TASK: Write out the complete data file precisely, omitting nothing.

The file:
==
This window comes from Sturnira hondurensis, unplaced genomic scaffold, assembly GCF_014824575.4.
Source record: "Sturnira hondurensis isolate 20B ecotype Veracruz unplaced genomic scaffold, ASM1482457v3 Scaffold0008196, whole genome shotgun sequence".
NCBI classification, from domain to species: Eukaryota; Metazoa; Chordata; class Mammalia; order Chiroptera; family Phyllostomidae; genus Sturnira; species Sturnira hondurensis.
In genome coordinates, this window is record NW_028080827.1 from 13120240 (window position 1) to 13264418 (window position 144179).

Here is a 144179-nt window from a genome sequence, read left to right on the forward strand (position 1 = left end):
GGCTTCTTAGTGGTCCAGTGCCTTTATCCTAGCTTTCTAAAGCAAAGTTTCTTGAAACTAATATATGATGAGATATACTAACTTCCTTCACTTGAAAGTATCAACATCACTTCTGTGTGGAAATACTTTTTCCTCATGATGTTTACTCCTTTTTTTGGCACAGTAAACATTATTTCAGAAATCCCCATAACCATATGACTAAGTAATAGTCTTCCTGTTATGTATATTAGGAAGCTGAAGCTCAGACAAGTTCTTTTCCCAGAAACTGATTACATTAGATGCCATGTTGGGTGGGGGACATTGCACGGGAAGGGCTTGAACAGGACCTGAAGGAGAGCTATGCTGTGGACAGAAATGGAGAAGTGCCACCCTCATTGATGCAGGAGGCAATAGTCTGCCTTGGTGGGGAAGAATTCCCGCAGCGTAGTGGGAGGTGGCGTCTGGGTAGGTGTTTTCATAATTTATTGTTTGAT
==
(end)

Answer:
This window comes from Sturnira hondurensis, unplaced genomic scaffold, assembly GCF_014824575.4.
Source record: "Sturnira hondurensis isolate 20B ecotype Veracruz unplaced genomic scaffold, ASM1482457v3 Scaffold0008196, whole genome shotgun sequence".
NCBI classification, from domain to species: Eukaryota; Metazoa; Chordata; class Mammalia; order Chiroptera; family Phyllostomidae; genus Sturnira; species Sturnira hondurensis.
In genome coordinates, this window is record NW_028080827.1 from 13120240 (window position 1) to 13264418 (window position 144179).

Here is a 144179-nt window from a genome sequence, read left to right on the forward strand (position 1 = left end):
GGCTTCTTAGTGGTCCAGTGCCTTTATCCTAGCTTTCTAAAGCAAAGTTTCTTGAAACTAATATATGATGAGATATACTAACTTCCTTCACTTGAAAGTATCAACATCACTTCTGTGTGGAAATACTTTTTCCTCATGATGTTTACTCCTTTTTTTGGCACAGTAAACATTATTTCAGAAATCCCCATAACCATATGACTAAGTAATAGTCTTCCTGTTATGTATATTAGGAAGCTGAAGCTCAGACAAGTTCTTTTCCCAGAAACTGATTACATTAGATGCCATGTTGGGTGGGGGACATTGCACGGGAAGGGCTTGAACAGGACCTGAAGGAGAGCTATGCTGTGGACAGAAATGGAGAAGTGCCACCCTCATTGATGCAGGAGGCAATAGTCTGCCTTGGTGGGGAAGAATTCCCGCAGCGTAGTGGGAGGTGGCGTCTGGGTAGGTGTTTTCATAATTTATTGTTTGAT